Things You'll Need
Mild dish soap
Always protect your eyes when dusting or spraying plants.
Natural bug and worm repellents for tomato plants are growing in popularity as people become more aware of the toxins in traditional products. Nothing is more discouraging than to go out to your garden and find those big green hornworms munching away on your beautiful tomatoes! The same goes for some of the primary pesky bugs like aphids, thrips, spider mites, whiteflies, and leafhoppers that devour the plant and leaves overnight or leave it looking half dead. There are probably things in your kitchen or bathroom right now that will work efficiently to make a natural repellent.
Find out what is Bothering Your Tomato Plant
Look on the upper part of the plant, leaves and green fruit to see if there are large amounts consumed as the hornworm will devour all of this. This caterpillar looking green hornworm gets its name from the fact that it has a black horn on the head.
Aphids are little yellowish, rice shaped bugs that multiply quickly and eat the tomato plant leaves but the main damage they cause is the transmission of plant viruses.
Thrips are brown little winged bugs that feed on the leaves as well and cause discoloration and damage to it. Spider mites are tiny, oval shaped, greenish yellow bugs that feed on the underside of the leaves and make webs on them causing discoloration and damage to them.
Whiteflies feed on the underside of leaves and drain the tomato plant of their life if there are enough of them. Leafhoppers are brownish colored bugs that can jump and hide very well and prefer to suck the sap out of the plant or eat the tomatoes.
Deal with the Hornworm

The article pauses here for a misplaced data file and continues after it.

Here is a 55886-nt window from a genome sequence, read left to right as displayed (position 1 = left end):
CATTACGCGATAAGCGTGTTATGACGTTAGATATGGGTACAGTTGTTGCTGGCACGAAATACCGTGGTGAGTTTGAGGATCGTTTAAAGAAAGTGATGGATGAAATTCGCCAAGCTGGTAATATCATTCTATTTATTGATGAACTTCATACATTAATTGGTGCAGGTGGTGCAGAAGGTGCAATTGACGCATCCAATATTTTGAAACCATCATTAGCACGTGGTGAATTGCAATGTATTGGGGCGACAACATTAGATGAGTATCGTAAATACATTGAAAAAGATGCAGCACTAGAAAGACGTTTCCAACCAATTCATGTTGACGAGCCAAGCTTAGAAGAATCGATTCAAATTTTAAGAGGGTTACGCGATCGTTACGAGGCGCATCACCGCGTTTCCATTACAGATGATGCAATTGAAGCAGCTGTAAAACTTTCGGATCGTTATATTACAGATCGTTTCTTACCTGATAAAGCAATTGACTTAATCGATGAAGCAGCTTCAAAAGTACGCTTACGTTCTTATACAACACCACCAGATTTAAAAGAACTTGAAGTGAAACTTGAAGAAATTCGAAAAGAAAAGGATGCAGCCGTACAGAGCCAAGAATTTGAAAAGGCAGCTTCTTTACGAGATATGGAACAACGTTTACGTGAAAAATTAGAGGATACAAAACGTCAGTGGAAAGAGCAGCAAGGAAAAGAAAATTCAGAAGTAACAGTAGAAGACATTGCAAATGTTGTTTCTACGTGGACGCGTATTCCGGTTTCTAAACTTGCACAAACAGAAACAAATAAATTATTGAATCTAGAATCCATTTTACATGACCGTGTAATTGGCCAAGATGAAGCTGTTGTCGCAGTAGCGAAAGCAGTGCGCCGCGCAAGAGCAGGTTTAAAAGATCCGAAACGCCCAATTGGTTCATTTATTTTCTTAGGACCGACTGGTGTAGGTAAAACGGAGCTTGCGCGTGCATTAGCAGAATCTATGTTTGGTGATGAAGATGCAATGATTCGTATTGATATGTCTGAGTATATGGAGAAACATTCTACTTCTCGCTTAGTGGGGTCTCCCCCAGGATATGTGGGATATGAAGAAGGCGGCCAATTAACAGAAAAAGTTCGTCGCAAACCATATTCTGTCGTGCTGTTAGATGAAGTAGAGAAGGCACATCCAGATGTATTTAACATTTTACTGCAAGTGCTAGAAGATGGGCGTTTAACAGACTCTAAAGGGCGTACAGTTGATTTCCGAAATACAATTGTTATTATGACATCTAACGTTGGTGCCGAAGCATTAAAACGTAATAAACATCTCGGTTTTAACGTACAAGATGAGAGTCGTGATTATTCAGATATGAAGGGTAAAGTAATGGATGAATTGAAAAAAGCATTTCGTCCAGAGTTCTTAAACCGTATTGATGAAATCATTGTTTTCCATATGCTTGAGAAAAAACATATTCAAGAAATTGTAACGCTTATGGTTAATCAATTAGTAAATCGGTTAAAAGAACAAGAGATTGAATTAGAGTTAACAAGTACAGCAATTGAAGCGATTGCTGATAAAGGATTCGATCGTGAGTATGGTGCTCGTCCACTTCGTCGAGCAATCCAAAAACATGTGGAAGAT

Dealing with the hornworm can be a challenge but there are some natural remedies that have worked quite well and can be made very inexpensively. The main way many gardeners deal with the tomato worm is to simply remove them and do away with them or feed them to any available chickens.
Another effective way to repel them is to sprinkle cornstarch on and around the tomato plant as this will suffocate the worms. You can also sprinkle a natural powder product called diatomaceous earth on the plant and soil around it to repel these worms as well as other predators.
Make a Garlic Repellent
Garlic is a natural repellant that can be made by mixing one clove of crushed garlic with a quart of water and a dash of hot pepper sauce together and spraying on the plant to repel these pests.
Make a Dish Soap Repellent
Put 1 tablespoon of a mild liquid detergent into a spray bottle of water and spray the plants with it and watch it work effectively on a variety of bugs as well as being very safe.
Mix up a Hydrogen Peroxide Repellent
Mix 8 ounces of Hydrogen Peroxide, a gallon of water and 8 ounces of sugar together for a long lasting formula and spray on both sides of the tomato plant and leaves.
Use Baking Soda
Mix up 1 tablespoon of baking soda, ½ teaspoon mild detergent and 2 ½ tablespoons of olive oil in a gallon of water to make a repellent for all kinds of bugs as well as a fungicide for blight and mildew on the tomato plant leaves. Shake it well before spraying and repeat every week for it to be effective.
Apply Repellent at the Right Time
First test spray a small portion of the plant or leaf and wait overnight to see how it fares. Always spray your tomato plants early in the morning or the cool evening to avoid burning them or having a bad reaction because of the heat. Do not add more spray or increase the strength if you are not getting good results as this may harm the plant and drive away the good bugs that eat the predators. Experiment with different repellents to see which one works best for your plants.